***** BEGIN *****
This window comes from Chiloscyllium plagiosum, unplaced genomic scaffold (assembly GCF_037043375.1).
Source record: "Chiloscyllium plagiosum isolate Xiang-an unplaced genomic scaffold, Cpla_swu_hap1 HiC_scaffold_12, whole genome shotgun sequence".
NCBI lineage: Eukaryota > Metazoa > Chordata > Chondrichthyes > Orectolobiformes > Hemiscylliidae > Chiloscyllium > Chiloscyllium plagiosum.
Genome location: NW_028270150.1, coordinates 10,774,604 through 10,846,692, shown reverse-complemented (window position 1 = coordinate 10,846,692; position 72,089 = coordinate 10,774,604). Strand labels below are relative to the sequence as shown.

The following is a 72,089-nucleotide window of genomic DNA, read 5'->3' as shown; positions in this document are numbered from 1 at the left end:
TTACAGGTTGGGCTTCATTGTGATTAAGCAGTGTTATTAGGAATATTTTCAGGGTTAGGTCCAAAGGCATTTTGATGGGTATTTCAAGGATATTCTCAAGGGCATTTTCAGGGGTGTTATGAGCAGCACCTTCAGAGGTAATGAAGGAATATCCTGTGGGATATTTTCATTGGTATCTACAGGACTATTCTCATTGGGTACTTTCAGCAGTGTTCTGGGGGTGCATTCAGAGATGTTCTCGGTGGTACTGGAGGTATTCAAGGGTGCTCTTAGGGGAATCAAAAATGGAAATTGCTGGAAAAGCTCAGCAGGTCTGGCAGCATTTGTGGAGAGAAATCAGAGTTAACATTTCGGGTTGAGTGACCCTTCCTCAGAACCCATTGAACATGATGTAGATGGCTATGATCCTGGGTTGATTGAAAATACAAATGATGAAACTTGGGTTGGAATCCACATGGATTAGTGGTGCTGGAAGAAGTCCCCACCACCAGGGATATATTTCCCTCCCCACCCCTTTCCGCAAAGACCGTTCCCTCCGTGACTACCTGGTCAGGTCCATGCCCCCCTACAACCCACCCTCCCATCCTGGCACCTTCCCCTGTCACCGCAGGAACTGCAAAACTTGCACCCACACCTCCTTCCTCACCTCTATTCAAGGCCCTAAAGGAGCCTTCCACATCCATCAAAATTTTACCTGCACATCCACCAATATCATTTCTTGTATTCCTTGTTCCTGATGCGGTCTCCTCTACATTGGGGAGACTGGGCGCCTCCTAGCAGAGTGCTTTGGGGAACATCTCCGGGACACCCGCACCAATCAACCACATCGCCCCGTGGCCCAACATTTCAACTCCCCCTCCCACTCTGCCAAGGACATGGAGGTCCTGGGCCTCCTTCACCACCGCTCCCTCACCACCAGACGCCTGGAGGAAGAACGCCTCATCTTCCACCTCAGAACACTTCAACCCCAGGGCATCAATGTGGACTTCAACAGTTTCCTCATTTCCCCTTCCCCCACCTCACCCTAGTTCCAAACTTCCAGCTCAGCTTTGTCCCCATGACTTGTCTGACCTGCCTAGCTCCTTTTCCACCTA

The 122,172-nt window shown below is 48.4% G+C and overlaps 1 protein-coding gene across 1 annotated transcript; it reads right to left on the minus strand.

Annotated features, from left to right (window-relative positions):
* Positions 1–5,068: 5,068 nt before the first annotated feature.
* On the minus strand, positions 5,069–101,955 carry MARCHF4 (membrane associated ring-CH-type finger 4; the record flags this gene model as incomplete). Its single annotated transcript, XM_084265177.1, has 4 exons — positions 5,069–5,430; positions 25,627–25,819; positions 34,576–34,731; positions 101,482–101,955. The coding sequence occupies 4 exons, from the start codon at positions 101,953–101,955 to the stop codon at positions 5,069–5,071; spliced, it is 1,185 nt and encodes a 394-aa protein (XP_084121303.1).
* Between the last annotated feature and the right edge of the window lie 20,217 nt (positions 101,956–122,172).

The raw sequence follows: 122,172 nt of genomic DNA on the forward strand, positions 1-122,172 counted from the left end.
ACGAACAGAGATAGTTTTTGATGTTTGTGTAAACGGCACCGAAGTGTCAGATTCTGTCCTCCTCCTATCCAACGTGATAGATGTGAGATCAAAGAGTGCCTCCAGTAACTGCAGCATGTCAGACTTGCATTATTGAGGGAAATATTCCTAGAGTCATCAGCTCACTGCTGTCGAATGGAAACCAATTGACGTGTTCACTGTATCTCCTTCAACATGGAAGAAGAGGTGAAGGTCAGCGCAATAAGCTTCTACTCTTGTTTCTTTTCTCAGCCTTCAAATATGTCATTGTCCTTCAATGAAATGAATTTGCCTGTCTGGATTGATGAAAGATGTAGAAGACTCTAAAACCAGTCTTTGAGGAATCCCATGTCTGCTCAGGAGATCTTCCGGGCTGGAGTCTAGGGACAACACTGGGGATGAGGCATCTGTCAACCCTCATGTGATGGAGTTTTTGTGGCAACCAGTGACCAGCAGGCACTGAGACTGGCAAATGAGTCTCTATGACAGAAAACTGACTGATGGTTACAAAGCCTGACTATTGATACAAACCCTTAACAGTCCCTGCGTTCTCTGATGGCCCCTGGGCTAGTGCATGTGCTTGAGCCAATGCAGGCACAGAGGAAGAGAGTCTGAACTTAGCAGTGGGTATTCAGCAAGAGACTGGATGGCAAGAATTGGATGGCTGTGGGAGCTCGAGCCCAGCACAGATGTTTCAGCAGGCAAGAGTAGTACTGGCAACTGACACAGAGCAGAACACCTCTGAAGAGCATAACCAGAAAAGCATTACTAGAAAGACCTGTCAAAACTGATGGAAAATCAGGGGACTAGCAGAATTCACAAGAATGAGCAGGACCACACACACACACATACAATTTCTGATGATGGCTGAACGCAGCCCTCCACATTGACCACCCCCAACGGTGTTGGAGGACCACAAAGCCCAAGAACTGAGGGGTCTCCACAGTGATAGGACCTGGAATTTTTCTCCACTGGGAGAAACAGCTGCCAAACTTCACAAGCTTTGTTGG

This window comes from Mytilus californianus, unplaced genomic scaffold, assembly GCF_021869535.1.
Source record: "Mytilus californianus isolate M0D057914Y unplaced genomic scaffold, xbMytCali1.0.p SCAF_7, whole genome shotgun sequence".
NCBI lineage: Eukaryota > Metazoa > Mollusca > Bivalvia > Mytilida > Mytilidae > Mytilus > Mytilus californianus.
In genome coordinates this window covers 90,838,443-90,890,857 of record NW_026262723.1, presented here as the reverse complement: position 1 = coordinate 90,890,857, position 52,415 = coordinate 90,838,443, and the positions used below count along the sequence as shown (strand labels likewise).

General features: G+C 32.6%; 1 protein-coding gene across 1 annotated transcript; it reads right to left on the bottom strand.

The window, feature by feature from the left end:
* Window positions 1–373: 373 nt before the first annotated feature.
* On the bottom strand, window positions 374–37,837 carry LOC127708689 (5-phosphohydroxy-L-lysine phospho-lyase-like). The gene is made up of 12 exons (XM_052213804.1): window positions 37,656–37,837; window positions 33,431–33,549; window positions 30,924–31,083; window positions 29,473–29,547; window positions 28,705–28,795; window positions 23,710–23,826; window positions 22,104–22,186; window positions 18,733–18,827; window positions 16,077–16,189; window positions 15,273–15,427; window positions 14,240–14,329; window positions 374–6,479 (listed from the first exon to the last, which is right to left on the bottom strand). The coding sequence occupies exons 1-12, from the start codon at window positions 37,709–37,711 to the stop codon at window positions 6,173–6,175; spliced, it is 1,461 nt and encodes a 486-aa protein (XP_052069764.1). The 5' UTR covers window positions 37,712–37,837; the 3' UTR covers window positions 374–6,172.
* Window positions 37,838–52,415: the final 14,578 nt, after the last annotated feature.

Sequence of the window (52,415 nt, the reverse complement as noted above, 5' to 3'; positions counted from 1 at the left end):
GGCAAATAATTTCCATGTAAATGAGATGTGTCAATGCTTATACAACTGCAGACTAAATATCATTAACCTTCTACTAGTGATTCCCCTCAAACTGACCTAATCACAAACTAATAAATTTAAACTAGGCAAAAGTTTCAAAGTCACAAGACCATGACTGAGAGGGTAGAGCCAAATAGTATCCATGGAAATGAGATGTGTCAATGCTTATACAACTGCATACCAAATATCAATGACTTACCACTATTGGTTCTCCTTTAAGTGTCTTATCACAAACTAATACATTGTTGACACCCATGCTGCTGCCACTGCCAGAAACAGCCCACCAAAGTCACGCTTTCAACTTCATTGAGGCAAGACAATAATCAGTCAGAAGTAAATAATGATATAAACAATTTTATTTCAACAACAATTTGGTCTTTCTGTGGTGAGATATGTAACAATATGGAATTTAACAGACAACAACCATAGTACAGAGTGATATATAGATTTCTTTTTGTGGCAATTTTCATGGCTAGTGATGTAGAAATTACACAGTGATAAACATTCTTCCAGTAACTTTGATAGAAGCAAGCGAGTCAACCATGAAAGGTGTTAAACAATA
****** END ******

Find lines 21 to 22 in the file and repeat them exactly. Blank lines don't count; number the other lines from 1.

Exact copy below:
* On the bottom strand, window positions 374–37,837 carry LOC127708689 (5-phosphohydroxy-L-lysine phospho-lyase-like). The gene is made up of 12 exons (XM_052213804.1): window positions 37,656–37,837; window positions 33,431–33,549; window positions 30,924–31,083; window positions 29,473–29,547; window positions 28,705–28,795; window positions 23,710–23,826; window positions 22,104–22,186; window positions 18,733–18,827; window positions 16,077–16,189; window positions 15,273–15,427; window positions 14,240–14,329; window positions 374–6,479 (listed from the first exon to the last, which is right to left on the bottom strand). The coding sequence occupies exons 1-12, from the start codon at window positions 37,709–37,711 to the stop codon at window positions 6,173–6,175; spliced, it is 1,461 nt and encodes a 486-aa protein (XP_052069764.1). The 5' UTR covers window positions 37,712–37,837; the 3' UTR covers window positions 374–6,172.
* Window positions 37,838–52,415: the final 14,578 nt, after the last annotated feature.